Lileks: Black Friday and other maladies we mortals face

  • Article by: JAMES LILEKS , Star Tribune
  • Updated: November 22, 2013 - 5:07 PM

I don't want to hear about the pardoned Thanksgiving Turkey anymore. One of these days he's going to go back to his old ways, embark on a three-state crime spree, and then we'll feel pretty stupid.

I also don't want to hear about Black Friday -- or, as we used to call it, Friday. It's "black" because retailers are lifted from the red side of the ledger and delivered unto the land of Profits, but you can't shake the other dire implications of the term, can you?

Imagine if the term was applied to other concepts:

The Black Death. It's the most value-oriented plague you've ever seen! Early symptoms include a rash, fever, enlarged coupons, bouts of chills up to 20 percent less than normal duration. Special "doorbuster" prices for the first 100 people to come through the store and collapse from systemic organ failure.

A Black Hole. Scientists say they're the densest objects in the universe, with gravity so strong it crushes the competition! First 100 people to enter the Event Horizon will appear to be suspended at that point in space for eternity, forever falling into a well of nothingness that could be a portal to another dimension, or just the luggage department.

In case you haven't noticed, Black Friday started earlier this week. Target had "Beat the Rush" signs up before Thanksgiving, which means that Black Friday has been pushed forward to Not Quite So Black Wednesday, and perhaps leaked into Charcoal Gray Tuesday. If there wasn't the firewall of Halloween at the end of October, Christmas would leak into September.

No use complaining: That horse is already out of the barn and standing in the checkout line. But there's something we can do about stores that open on Thanksgiving. We can avoid them.

No, the earlier shopping times shouldn't be banned by law. No, stores are not obligated to stay closed in order to honor some hoary old notion of Thanksgiving as a time where one communes with family, shovels in the yams and spends the rest of the day metabolizing a masticated fowl-wad in the La-Z-Boy.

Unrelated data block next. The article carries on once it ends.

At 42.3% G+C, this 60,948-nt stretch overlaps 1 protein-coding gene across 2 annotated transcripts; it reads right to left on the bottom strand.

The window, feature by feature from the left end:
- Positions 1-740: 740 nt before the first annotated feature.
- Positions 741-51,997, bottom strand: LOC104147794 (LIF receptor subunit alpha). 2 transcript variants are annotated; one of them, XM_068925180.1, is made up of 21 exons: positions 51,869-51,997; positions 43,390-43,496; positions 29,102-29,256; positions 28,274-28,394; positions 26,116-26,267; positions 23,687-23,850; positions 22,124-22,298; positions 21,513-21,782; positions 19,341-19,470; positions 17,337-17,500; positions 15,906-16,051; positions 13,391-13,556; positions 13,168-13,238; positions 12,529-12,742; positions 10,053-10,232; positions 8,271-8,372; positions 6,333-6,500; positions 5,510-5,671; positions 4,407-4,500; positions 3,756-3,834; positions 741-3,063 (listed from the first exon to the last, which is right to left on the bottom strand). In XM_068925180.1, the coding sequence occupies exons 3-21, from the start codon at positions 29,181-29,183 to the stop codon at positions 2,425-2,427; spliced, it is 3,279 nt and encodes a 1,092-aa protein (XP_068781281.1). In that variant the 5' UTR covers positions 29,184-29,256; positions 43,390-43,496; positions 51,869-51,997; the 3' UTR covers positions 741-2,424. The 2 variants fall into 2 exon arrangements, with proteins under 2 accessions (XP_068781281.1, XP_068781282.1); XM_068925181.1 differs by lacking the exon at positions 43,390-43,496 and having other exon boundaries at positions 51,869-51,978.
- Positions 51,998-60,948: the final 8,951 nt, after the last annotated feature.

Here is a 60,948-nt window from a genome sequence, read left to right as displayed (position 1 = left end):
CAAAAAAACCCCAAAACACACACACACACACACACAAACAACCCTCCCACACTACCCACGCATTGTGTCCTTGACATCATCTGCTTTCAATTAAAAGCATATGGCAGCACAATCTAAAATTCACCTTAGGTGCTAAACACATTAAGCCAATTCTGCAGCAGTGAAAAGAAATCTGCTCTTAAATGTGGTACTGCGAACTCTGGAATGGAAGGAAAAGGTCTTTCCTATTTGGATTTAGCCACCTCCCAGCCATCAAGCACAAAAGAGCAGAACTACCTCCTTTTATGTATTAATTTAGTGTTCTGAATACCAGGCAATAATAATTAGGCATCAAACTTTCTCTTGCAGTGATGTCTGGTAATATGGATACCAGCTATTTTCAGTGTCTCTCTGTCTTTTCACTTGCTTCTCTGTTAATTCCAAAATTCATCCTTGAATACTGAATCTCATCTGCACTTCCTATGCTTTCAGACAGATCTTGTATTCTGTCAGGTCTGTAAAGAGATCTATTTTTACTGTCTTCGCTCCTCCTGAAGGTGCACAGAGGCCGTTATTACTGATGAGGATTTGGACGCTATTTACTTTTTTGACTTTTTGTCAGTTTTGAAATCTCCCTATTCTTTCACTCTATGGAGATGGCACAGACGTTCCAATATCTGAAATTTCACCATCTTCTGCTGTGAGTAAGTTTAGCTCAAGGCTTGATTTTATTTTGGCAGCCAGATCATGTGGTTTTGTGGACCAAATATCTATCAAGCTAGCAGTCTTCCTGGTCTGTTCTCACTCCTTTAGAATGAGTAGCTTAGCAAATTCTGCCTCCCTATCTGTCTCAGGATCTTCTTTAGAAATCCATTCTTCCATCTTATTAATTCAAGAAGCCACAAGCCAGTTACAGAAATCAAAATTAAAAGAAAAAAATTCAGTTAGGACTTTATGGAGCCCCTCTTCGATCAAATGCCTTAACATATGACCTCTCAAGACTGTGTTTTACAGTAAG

No, there's nothing wrong with you if you want to shop after the dishes are done; some people are just like that. Bouncing with energy, keen to finish Christmas before the last piece of Halloween candy is consumed, delighted by the prospect of 15 percent off Martha Stewart Country Home Weevil-Proof 300-count duvet covers.

On the other hand, would it just kill you if the malls were shuttered for a day? Would it seem unbearable to think that the grate has temporarily descended over the Gap's front door, and will not rise until the cock crows Friday morn?

Once we're all good 'n' comfy with stores opening late on Thanksgiving to push Black Friday into Super-Black Pre-Friday Deal-o-Rama Orgy of Bargains (supplies are limited), then we approve of the day when the mall never closes on any holiday.

Every counter is staffed with someone staring ahead with grim contempt, thinking how the family's having bird and wassail at home, forced to wait in an empty store for someone to wander up and buy some shoe trees. Would you like the receipt in the bag or folded into an origami swan and handed to you on a plate? Because I've got the time for that.

Christmas is next, you know. It'll take some clever advertising to soften us up -- say, a commercial with the three guys on camels en route to Bethlehem. Melchior says, "I forgot to stop and get some myrrh. You guys know if there's any place open?" Mall logo, voiceover: It's wise to shop at the Special Pre-After-Christmas Sale.

A compromise: They can have New Year's Day. Really, no one cares if they're open New Year's Day; it's the least impressive holiday of them all, and the fact that it's one of the days where the mall is verboten is like France having a seat on the Security Council.

Bottom line: When I was growing up -- a phrase that usually precedes some gauzy, nostalgia-sodden recollection that ignores all the boredom, angst and petty strife of childhood -- there was something unique about the days when the world shut down and we all stayed home. A reversion to pioneer times. Monopoly and puzzles. Couldn't call your friends for a run to Embers because Embers was dark. The whole world hit the PAUSE and MUTE buttons for just one day.

I suffered, and I don't know why you can't, too.

jlileks@startribune.com • 612-673-7858

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